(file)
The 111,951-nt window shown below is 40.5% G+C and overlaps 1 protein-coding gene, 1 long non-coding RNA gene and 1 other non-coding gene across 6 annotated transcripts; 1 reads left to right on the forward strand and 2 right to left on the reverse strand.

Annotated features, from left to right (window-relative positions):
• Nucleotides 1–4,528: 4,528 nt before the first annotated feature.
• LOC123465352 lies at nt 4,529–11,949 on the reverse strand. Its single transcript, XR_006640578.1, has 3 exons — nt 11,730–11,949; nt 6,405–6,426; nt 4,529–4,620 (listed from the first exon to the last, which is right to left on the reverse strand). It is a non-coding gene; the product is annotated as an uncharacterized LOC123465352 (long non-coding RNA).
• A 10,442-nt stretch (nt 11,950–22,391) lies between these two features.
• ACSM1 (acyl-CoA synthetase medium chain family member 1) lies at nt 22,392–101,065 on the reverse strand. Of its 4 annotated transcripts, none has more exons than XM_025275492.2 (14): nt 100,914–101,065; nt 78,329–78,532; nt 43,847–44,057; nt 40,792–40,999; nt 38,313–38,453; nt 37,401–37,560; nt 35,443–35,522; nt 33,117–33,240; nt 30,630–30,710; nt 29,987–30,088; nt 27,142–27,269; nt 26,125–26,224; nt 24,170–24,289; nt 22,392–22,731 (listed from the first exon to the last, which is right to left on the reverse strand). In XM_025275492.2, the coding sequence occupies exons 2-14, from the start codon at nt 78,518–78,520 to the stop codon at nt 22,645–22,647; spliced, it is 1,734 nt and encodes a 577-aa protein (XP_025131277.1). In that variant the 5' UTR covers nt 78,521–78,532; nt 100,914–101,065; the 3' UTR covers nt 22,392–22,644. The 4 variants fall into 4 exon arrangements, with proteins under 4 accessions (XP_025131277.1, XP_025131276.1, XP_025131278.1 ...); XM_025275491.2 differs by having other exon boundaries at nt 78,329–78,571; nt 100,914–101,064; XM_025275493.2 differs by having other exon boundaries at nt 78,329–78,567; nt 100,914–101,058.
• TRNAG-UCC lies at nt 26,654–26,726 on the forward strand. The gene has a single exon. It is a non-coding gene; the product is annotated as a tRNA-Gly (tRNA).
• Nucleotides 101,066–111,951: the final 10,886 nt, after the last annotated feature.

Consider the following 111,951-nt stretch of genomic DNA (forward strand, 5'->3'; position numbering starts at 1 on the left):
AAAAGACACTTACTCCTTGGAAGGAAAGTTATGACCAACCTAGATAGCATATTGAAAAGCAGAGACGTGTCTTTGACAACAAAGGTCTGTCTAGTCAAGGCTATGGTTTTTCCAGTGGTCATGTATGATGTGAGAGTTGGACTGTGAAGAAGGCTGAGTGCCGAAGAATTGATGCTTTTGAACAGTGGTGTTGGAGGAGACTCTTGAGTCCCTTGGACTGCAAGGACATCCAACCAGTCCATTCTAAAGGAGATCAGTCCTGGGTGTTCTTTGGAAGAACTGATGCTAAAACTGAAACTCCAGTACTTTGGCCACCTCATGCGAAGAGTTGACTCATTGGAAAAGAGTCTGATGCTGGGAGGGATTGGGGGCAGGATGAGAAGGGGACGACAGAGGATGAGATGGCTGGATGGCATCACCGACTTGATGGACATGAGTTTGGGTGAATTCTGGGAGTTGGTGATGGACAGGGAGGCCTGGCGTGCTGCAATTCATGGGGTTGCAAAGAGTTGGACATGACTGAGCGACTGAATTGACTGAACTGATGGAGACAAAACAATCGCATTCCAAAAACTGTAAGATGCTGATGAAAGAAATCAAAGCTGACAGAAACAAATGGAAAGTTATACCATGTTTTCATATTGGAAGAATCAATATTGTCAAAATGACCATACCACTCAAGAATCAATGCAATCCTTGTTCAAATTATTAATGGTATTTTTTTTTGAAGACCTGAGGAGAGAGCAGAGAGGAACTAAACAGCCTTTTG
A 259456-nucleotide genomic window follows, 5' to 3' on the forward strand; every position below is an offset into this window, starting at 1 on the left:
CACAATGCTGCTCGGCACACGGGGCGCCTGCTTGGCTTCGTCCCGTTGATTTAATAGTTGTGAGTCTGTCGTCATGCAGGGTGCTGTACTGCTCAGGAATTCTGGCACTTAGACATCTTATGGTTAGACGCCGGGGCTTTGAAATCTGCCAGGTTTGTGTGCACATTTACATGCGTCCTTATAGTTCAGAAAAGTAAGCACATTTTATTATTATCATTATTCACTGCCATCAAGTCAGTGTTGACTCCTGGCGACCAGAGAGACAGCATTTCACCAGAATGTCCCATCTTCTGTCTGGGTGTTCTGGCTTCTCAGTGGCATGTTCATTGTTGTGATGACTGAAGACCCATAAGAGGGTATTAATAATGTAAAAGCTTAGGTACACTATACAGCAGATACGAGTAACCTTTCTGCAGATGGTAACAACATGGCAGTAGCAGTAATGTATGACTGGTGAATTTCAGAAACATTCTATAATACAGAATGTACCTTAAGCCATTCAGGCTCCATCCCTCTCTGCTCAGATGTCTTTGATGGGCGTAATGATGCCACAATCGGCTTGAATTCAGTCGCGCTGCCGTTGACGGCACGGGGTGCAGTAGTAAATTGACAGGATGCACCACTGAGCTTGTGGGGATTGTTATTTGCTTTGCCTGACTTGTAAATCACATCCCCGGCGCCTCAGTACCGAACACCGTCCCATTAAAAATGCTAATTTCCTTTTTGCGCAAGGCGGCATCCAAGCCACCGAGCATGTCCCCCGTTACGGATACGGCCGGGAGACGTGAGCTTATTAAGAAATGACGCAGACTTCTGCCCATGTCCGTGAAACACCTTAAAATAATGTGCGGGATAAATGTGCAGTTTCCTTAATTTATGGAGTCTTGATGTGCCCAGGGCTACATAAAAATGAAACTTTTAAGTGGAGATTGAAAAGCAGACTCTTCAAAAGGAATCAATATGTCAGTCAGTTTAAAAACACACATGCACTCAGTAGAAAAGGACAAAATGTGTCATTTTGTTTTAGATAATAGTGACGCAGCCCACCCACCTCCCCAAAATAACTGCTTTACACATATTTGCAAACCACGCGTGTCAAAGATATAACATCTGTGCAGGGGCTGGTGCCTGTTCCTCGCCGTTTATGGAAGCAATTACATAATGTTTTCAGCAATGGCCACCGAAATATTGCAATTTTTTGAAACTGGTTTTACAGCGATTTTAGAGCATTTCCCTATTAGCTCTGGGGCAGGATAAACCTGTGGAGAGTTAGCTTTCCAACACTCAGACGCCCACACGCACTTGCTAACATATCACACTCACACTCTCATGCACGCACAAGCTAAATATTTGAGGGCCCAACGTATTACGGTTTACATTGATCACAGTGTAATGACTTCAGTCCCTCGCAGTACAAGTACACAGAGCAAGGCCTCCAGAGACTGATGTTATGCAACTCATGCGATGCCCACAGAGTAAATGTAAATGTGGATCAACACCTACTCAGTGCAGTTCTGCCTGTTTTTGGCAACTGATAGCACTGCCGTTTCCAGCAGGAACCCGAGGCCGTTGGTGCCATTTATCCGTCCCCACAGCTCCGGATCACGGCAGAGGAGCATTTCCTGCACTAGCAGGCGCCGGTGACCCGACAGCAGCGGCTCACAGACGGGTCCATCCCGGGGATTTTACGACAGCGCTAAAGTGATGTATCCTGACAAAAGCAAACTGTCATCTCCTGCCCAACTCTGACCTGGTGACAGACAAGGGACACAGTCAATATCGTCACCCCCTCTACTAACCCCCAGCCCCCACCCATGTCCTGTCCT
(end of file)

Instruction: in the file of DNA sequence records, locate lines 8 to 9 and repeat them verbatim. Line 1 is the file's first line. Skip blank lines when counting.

• Nucleotides 101,066–111,951: the final 10,886 nt, after the last annotated feature.

Consider the following 111,951-nt stretch of genomic DNA (forward strand, 5'->3'; position numbering starts at 1 on the left):